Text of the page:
A lesson in strategic investing from professional sports players

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Matthew Syed was the number one English table tennis player for many years. Since his retirement he has been a journalist and a writer. In a book titled Bounce—The Myth of Talent and the Power of Practice, he recounts an interesting experience of playing tennis with Michael Stich, a German tennis player who won Wimbledon in 1991.

Syed wanted to use this occasion to carry out a little experiment. He asked Stich to serve at maximum pace. This was 2004. It had been a few years since Stich had retired from playing professional tennis. Nonetheless, Stich was one the fastest servers that tennis had seen and Syed was curious to see whether his own reactions “forged over twenty years of international table tennis,” would enable him to return the serve.

Stich’s first serve went past Syed’s right ear “with a speed that produced what seemed like a clap of wind”. Syed then asked Stich to send down another serve. At the end of it, Stich had served four straight aces. As Syed writes: “He told me that he had slowed down the last two serves to give me a fighting chance. I hadn’t even noticed.”

This story leads to a few interesting realizations. First, skills in one area aren’t necessarily replicable in another similar area. At a very basic level, table tennis and tennis are very similar sports, where one player serves, the other player returns the serve, and then they rally. Second, Syed, having played a sport at an international level, thought that he would at least be able to return a serve against a Wimbledon champion. It would have been interesting to see how a similar experiment in table tennis would have worked. If one were to Indianize this example, no college-level cricketer would entertain the delusion of facing Jasprit Bumrah, even if Bumrah chose to bowl with a tennis ball.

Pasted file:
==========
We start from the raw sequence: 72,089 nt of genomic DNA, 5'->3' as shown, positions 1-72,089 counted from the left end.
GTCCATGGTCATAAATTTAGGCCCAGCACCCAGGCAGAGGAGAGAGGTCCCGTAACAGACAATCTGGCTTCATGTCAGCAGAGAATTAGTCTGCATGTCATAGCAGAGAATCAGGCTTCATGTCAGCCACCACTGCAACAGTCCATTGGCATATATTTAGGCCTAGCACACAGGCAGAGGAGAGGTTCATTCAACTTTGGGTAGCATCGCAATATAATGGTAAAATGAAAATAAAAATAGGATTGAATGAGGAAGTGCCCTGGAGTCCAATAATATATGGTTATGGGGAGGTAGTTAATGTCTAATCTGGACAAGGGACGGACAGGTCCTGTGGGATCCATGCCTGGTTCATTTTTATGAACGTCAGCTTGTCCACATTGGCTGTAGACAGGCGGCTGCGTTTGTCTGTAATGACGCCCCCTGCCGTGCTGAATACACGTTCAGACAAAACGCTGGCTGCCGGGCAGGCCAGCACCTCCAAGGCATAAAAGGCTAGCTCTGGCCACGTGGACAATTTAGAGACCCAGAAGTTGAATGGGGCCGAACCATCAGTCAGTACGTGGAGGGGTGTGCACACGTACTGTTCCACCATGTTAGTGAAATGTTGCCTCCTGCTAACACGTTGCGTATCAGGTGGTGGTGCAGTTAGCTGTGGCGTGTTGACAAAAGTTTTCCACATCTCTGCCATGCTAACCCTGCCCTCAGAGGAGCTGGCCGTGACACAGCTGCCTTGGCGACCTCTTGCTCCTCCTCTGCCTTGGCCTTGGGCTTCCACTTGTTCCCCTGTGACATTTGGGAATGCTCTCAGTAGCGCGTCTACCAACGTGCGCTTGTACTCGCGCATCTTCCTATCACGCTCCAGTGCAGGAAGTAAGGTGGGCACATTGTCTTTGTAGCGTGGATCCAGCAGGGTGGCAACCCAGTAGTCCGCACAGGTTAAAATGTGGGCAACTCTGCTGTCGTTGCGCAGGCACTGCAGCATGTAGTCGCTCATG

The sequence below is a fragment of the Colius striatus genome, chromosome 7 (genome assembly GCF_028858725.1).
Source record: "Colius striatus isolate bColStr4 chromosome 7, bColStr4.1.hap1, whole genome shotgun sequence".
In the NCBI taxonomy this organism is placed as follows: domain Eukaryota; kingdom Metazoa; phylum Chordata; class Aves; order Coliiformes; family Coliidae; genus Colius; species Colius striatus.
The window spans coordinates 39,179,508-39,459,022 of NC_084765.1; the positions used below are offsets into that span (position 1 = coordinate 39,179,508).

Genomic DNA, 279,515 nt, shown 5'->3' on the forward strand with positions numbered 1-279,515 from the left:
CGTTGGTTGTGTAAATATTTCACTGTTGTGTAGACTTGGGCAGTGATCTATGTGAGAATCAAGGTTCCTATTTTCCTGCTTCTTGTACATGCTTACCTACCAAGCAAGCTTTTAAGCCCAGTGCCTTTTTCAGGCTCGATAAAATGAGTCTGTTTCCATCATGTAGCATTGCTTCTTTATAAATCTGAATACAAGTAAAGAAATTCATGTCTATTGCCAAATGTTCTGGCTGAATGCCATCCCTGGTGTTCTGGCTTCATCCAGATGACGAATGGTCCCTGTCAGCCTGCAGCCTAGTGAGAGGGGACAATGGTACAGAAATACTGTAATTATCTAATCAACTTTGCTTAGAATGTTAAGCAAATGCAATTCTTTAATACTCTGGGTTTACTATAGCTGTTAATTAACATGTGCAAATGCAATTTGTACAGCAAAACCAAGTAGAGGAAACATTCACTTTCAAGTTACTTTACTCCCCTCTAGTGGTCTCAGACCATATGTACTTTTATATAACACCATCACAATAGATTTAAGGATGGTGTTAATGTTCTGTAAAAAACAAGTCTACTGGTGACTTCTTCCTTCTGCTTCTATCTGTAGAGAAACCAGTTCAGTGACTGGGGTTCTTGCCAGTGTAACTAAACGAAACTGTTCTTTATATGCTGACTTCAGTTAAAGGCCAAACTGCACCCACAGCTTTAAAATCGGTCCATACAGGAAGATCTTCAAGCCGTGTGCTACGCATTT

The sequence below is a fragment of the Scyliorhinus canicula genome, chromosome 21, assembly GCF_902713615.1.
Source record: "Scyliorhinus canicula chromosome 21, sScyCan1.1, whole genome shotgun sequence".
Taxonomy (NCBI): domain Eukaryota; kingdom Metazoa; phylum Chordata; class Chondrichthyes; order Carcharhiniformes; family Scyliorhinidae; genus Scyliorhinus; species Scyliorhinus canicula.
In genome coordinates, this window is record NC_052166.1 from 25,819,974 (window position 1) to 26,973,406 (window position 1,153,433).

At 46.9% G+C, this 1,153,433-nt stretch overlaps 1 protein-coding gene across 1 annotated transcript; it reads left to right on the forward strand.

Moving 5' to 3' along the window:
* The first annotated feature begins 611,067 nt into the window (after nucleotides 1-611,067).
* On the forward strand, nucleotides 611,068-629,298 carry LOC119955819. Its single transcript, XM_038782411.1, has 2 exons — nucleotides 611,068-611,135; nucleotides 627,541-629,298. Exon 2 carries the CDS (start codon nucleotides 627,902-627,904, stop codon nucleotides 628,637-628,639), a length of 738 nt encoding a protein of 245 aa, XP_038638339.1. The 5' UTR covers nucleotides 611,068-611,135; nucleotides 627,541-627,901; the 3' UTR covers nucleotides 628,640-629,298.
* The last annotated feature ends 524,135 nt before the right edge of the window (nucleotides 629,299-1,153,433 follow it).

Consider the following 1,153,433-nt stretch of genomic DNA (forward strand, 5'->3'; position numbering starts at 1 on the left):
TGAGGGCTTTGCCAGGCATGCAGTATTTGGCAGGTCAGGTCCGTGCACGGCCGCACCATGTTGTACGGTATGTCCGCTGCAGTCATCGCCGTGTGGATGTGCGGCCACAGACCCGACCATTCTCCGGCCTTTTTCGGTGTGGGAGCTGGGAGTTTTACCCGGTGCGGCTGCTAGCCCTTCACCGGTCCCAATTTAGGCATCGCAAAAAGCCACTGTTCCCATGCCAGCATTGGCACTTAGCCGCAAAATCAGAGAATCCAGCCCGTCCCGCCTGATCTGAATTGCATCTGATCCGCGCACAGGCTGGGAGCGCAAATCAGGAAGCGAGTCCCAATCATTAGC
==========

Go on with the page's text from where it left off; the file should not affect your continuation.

When it comes to sports, this distinction is very clear in our heads, but many of us fail to make this distinction when it comes to investing, and harbour the delusion that we can emulate some of the most successful investors out there.

As Michael Kemp writes in The Ulysses Contract—How to Never Worry About the Share Market Again: “Too many people simply assume that they have the skill that it takes to be a successful investor. In fact, it’s a worldwide delusion on a mass scale… countless stock market punters reckon that they’re in with a chance to emulate [Jim] Simons or [Warren] Buffett when it comes to investing.”

Why is this the case? The answer lies in the fact that the lack of skill in sports is immediately obvious when an expert plays a non-expert. If this writer were ever lucky enough to face Jasprit Bumrah, his lack of skill at batting would be obvious after facing the first ball itself, even if Bumrah decided to simply bowl a slower ball, instead of bowling at his usual full pace. So, there will be an end point at the end of the first ball, and this writer will come out looking stupid for having decided to face the number one fast bowler in the world.

But investing doesn’t work like that. The final result isn’t always immediately obvious as it is in sports. As Kemp writes: “Even bad investment decisions fail to quell this delusion…Each time you play a dud tennis shot, it’s immediately and embarrassingly obvious that you’re no good. But, when you make a dud investment, the outcome is typically disconnected (by time) from when you first made it.” And even after a stock becomes a dud investment, the investor might feel that there is still a good chance of the price bouncing back or their recollection of how they ended up investing in that stock might have changed.

Of course, most such retail investors hoping to emulate the investing greats do not have the necessary skill set or the time or the motivation to sit and learn the processes and methods followed by the greats. And this is why so many retail investors, who really have no idea about what a company does or where do its earnings come from or does it really have a moat around its business model, end up buying stocks, simply based on stock tips given by finfluencers on social media and those appearing on TV. They even pick up stock tips from their friends and acquaintances.

Now, in an environment like the current one, where the stock prices of almost anything and everything have gone up, this seems like a successful strategy to follow. And so many retail investors continue to play the game because the results have been in their favour, at least in the short-term. And in their minds, tomorrow is going to be like today. And so the story continues.

Vivek Kaul is the author of Bad Money.

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